Women-only hours are not discriminatory, the reaction is


The McGill campus has recently been in uproar over a proposal to create women-only hours at the gym, submitted by law students Soumia Allalou and Raymond Grafton. The initiative gained support from a number of women who felt uncomfortable with the fitness centre’s male-dominated atmosphere, whether because of intimidation, religious reasons, or otherwise. The request has drawn significant media attention both on and off campus, in part due to massive online backlash. This violently reactionary response should disgust any student reading it, and in fact proves how much this safer space is needed.

Discussion of the proposal began and grew in comment sections of the McGill Tribune and on social media, and has mostly taken the form of uninformed sexism and outright misogyny from a vocal and predominantly male group of students. Some who have sought to defend their sexist arguments have used blatant Islamophobia, describing the request as religiously-motivated and invoking secularism as the reason for their opposition. To do so implies that, in the absence of religion, women would have no reason to request a safe space, denying their valid feelings of being threatened. Already, the scale and swiftness of the backlash has likely silenced the voices of those who would benefit most from women-only hours at the gym.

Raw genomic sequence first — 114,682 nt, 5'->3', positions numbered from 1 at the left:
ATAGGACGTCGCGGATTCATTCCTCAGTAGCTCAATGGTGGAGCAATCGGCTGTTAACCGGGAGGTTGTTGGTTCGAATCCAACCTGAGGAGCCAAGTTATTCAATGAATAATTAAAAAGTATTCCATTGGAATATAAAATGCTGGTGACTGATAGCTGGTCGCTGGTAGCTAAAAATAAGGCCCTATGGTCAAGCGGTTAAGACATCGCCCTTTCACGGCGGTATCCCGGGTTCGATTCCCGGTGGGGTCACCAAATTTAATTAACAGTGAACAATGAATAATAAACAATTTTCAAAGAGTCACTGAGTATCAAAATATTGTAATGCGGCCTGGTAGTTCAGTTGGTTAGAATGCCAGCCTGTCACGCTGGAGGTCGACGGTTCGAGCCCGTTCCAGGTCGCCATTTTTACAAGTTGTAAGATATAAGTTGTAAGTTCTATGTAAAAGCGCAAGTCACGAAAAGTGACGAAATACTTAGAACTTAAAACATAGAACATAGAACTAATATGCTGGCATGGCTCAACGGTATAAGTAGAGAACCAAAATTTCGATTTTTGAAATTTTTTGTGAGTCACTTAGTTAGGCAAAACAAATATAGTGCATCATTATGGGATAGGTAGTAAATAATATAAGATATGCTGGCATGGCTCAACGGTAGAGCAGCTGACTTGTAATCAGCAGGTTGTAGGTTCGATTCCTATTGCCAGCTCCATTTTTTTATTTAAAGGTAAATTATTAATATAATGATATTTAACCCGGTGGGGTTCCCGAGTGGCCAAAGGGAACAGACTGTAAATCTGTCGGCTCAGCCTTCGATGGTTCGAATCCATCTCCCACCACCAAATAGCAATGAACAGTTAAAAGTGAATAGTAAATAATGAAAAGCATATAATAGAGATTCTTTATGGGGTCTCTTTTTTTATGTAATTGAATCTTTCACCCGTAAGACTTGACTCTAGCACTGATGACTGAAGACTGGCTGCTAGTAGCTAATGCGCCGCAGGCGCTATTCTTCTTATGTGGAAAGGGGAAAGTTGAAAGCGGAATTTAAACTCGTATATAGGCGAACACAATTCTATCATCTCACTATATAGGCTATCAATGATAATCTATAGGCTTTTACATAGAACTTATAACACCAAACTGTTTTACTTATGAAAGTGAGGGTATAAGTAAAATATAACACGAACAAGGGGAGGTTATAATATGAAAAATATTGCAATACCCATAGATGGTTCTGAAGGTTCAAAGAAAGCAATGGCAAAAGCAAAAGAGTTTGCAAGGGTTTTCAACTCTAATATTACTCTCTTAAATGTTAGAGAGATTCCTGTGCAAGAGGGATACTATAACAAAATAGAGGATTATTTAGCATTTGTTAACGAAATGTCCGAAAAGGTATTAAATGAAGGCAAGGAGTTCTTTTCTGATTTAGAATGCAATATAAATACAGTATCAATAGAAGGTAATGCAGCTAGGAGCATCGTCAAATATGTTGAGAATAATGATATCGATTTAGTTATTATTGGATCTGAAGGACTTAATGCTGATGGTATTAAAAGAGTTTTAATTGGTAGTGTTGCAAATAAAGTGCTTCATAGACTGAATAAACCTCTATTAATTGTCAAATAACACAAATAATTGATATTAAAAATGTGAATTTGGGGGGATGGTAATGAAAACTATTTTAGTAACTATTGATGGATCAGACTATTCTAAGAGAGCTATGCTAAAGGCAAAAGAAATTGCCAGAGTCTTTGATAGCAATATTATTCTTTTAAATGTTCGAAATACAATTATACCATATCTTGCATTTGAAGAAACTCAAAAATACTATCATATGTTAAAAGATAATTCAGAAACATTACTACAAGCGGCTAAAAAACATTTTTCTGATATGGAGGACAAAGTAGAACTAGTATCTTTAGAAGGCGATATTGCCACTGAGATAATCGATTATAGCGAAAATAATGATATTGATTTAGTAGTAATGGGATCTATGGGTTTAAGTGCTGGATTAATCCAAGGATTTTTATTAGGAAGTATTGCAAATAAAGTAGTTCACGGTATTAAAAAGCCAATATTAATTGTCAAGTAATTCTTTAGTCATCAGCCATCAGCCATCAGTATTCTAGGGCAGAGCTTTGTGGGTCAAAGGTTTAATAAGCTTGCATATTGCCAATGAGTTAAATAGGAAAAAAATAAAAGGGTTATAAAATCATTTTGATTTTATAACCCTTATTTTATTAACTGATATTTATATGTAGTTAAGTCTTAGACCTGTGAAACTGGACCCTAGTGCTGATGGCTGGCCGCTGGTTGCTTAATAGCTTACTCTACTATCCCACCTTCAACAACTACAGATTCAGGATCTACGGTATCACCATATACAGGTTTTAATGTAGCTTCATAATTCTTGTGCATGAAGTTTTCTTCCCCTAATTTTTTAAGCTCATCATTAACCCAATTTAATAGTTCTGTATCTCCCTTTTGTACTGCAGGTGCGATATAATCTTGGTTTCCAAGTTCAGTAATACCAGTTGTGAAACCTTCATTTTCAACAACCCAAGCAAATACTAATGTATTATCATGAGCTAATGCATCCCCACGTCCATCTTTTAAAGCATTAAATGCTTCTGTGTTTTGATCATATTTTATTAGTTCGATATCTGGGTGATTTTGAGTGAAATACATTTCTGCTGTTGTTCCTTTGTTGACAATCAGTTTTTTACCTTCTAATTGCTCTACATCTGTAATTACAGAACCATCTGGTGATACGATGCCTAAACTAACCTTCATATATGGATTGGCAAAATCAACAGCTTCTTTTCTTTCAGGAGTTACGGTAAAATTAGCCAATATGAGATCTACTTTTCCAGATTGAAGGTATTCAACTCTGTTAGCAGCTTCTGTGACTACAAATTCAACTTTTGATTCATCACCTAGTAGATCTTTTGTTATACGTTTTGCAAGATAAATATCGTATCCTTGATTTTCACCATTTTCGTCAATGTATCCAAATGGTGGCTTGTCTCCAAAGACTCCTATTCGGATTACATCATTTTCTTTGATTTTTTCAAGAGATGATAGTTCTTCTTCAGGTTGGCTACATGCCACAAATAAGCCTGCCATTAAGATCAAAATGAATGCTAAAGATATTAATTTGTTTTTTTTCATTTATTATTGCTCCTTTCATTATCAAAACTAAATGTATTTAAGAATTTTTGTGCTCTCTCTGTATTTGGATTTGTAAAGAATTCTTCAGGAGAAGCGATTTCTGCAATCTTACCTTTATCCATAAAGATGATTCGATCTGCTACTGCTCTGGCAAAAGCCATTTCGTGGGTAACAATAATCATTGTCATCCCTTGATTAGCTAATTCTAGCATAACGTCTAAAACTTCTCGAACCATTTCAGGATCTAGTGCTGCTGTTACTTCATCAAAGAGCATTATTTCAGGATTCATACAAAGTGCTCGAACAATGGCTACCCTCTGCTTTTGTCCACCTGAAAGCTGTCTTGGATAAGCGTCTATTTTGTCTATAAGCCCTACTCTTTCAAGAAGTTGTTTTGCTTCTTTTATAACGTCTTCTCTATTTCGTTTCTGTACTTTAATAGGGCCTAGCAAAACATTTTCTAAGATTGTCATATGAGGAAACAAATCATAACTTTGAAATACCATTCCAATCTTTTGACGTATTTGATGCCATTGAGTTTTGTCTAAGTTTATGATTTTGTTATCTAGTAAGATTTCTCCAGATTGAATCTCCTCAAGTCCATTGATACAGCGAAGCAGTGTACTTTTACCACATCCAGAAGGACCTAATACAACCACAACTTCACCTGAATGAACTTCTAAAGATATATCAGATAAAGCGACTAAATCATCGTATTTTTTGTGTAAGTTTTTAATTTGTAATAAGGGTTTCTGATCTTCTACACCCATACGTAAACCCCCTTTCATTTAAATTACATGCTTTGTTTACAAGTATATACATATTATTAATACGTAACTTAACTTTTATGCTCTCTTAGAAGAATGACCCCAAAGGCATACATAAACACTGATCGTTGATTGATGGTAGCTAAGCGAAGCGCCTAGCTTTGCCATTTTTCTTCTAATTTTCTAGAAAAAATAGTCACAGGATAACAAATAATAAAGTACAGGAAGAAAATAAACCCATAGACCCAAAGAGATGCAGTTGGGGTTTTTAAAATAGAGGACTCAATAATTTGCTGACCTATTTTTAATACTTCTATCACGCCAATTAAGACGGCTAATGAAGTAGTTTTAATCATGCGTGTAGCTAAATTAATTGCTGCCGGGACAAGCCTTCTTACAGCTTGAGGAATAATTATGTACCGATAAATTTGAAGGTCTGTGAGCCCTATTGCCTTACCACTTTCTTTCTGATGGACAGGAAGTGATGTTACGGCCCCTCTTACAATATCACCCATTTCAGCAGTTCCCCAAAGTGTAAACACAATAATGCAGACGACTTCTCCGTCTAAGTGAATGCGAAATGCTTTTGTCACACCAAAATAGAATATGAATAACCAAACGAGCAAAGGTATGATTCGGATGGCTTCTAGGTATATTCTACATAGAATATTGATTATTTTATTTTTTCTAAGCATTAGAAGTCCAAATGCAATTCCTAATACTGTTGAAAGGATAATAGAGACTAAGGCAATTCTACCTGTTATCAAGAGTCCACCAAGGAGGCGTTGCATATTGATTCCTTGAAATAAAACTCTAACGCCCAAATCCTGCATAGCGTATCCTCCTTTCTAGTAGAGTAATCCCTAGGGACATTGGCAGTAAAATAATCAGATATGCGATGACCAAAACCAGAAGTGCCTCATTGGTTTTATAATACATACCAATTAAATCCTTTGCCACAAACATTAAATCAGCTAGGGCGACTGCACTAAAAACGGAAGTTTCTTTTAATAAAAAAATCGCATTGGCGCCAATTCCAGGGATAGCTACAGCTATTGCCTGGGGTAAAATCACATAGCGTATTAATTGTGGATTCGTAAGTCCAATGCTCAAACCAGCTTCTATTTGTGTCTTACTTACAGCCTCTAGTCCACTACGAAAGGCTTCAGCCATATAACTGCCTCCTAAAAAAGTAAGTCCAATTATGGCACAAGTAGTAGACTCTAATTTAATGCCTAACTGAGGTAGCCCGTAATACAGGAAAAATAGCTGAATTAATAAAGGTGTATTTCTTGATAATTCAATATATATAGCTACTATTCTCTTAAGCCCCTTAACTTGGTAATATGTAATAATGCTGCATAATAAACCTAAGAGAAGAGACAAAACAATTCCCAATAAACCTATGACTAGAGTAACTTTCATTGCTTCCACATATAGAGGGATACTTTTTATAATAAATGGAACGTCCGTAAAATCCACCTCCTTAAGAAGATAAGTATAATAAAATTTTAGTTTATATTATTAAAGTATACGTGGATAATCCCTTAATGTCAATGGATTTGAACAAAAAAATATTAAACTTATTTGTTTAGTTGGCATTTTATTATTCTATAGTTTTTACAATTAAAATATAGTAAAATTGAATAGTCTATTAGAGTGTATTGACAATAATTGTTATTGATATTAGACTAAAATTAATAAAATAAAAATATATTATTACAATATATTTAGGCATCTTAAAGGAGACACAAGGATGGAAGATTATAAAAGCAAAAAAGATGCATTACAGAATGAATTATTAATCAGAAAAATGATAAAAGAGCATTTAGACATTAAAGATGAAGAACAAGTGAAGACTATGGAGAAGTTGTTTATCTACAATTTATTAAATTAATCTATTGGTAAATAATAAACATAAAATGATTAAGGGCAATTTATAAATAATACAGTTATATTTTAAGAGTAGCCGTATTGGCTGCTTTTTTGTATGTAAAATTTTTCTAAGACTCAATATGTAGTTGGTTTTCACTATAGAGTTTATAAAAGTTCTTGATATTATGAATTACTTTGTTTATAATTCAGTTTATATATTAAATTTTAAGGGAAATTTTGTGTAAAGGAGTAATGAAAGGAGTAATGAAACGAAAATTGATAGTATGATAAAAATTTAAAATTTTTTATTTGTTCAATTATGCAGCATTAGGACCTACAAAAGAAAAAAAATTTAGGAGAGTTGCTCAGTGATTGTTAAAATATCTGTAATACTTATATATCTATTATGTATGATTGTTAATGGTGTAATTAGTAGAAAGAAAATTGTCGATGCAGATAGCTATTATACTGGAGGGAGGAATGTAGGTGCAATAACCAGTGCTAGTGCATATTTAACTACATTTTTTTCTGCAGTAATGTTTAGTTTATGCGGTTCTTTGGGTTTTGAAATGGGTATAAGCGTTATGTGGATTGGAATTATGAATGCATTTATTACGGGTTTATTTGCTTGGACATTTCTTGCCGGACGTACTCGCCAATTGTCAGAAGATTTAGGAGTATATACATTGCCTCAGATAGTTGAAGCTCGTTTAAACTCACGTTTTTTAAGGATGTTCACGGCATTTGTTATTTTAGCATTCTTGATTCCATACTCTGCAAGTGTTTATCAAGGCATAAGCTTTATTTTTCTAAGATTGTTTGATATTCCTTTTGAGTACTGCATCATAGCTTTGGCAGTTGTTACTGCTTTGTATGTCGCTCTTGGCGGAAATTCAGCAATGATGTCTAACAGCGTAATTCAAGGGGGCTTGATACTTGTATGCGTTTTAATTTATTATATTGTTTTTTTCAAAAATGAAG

The severity of the reaction belies the fact that this kind of request is not unusual. Private women-only gyms are common in Montreal and nationwide. Universities across Canada, including the University of Toronto, York, Ryerson, and the University of Ottawa, have instituted women-only hours at their gyms, while Queen’s has a women-only section. In fact, McGill’s swimming pool already has women-only hours. Women-only gym hours are not an example of sexism; instead, they create a safer space for women who might feel uncomfortable in the fitness centre, whether because of religious reasons, harassment, intimidation, or discomfort. Women are a systemically disadvantaged group, and like other marginalized groups, deserve safer spaces. Women-only gym hours help to overcome a history of male domination in athletic pursuits like weightlifting.

Contestation of women-only hours by a majority does not mean the hours should not be implemented. The safer space that would be created is not for this majority’s use; it would serve the needs of a minority of students who feel marginalized in a space that they, as students, have every right to use and feel comfortable in. The Daily strongly supports creating these kinds of spaces when a need for them is made known. SSMU, as part of its mandate on equity and safer space, must seriously consider the proposal and consult with affected groups. It is also the responsibility of the student body to treat such requests with basic respect rather than responding with infantile comments and vitriol.

—The McGill Daily Editorial Board